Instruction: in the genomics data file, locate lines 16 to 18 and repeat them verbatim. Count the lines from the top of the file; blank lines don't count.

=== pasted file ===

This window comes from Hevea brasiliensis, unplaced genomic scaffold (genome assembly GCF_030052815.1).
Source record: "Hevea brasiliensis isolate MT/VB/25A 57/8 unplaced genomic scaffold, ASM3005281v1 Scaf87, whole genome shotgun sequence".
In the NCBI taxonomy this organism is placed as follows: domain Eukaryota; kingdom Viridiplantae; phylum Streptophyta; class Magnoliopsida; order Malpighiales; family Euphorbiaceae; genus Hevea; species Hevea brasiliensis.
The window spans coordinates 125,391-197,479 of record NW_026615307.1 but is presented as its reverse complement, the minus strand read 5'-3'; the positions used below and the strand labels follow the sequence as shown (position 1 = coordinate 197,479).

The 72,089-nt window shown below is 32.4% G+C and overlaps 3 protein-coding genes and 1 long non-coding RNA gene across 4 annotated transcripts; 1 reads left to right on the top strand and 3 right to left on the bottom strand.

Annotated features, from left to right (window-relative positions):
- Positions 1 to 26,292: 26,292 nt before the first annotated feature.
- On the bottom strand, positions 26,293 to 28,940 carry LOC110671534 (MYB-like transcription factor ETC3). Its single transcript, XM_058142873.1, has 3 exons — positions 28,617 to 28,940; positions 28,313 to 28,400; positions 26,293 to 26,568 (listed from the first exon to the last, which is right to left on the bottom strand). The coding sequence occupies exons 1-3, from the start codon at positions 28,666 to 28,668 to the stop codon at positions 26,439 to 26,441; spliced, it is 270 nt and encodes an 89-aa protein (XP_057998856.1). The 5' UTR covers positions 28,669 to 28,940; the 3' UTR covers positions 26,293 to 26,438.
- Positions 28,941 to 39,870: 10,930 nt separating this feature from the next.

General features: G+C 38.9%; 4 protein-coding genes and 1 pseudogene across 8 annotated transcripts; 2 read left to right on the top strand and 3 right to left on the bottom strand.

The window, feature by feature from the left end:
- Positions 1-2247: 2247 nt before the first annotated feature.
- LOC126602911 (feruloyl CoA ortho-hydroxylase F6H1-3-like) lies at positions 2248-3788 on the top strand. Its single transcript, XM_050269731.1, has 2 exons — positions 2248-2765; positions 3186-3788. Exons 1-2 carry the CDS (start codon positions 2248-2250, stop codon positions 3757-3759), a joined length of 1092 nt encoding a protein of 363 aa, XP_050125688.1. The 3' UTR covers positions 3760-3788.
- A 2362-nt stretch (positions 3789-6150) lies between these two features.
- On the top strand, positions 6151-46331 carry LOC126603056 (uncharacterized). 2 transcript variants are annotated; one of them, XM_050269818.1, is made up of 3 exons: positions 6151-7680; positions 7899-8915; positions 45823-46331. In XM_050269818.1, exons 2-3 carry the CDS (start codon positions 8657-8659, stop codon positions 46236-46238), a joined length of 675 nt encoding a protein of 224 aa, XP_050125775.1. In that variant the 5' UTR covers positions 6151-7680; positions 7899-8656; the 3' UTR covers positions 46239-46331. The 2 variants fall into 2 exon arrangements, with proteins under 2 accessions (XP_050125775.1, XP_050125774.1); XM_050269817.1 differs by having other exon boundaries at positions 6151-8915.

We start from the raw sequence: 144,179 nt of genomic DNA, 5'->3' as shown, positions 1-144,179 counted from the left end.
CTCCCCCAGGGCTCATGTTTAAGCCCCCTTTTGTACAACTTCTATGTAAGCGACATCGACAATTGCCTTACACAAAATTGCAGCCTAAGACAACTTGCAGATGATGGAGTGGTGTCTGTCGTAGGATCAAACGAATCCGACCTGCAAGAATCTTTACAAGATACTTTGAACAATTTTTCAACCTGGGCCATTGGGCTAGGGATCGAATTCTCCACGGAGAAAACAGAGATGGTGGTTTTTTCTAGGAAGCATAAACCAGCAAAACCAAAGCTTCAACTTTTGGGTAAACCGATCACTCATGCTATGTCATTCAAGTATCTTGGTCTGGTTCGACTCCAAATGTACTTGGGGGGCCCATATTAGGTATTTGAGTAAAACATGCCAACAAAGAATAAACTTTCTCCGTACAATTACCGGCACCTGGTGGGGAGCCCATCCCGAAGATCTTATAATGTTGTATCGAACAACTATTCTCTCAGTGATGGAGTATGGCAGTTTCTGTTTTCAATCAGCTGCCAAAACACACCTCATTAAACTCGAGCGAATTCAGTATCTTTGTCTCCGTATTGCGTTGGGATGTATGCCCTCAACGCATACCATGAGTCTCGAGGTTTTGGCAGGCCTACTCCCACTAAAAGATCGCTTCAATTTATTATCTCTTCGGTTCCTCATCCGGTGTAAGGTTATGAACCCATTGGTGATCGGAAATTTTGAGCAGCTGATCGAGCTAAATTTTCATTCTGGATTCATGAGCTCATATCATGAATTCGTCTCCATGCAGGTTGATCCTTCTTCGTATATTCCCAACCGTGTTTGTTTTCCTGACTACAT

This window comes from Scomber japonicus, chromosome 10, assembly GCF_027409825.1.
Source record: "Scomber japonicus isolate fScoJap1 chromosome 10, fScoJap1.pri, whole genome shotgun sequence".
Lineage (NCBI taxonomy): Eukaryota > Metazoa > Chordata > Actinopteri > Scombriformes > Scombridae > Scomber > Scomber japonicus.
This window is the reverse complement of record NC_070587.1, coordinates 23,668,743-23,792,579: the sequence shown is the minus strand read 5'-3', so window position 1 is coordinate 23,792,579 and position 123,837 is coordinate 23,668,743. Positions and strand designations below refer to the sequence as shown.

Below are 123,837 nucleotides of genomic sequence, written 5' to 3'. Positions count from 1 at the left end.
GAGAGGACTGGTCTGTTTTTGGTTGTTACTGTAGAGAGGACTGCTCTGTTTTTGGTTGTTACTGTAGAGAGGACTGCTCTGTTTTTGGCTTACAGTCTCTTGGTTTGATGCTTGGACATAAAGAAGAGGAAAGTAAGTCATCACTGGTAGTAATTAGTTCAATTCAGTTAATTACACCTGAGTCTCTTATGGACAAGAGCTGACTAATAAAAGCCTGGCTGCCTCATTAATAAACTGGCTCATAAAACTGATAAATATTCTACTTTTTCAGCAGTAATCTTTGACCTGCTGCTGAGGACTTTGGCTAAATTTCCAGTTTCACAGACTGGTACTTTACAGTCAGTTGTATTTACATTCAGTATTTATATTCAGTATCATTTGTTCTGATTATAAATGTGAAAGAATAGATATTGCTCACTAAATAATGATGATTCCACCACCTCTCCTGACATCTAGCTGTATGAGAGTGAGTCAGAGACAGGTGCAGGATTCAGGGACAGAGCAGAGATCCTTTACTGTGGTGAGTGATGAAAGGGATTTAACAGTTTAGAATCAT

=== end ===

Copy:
We start from the raw sequence: 144,179 nt of genomic DNA, 5'->3' as shown, positions 1-144,179 counted from the left end.
CTCCCCCAGGGCTCATGTTTAAGCCCCCTTTTGTACAACTTCTATGTAAGCGACATCGACAATTGCCTTACACAAAATTGCAGCCTAAGACAACTTGCAGATGATGGAGTGGTGTCTGTCGTAGGATCAAACGAATCCGACCTGCAAGAATCTTTACAAGATACTTTGAACAATTTTTCAACCTGGGCCATTGGGCTAGGGATCGAATTCTCCACGGAGAAAACAGAGATGGTGGTTTTTTCTAGGAAGCATAAACCAGCAAAACCAAAGCTTCAACTTTTGGGTAAACCGATCACTCATGCTATGTCATTCAAGTATCTTGGTCTGGTTCGACTCCAAATGTACTTGGGGGGCCCATATTAGGTATTTGAGTAAAACATGCCAACAAAGAATAAACTTTCTCCGTACAATTACCGGCACCTGGTGGGGAGCCCATCCCGAAGATCTTATAATGTTGTATCGAACAACTATTCTCTCAGTGATGGAGTATGGCAGTTTCTGTTTTCAATCAGCTGCCAAAACACACCTCATTAAACTCGAGCGAATTCAGTATCTTTGTCTCCGTATTGCGTTGGGATGTATGCCCTCAACGCATACCATGAGTCTCGAGGTTTTGGCAGGCCTACTCCCACTAAAAGATCGCTTCAATTTATTATCTCTTCGGTTCCTCATCCGGTGTAAGGTTATGAACCCATTGGTGATCGGAAATTTTGAGCAGCTGATCGAGCTAAATTTTCATTCTGGATTCATGAGCTCATATCATGAATTCGTCTCCATGCAGGTTGATCCTTCTTCGTATATTCCCAACCGTGTTTGTTTTCCTGACTACAT

This window comes from Scomber japonicus, chromosome 10, assembly GCF_027409825.1.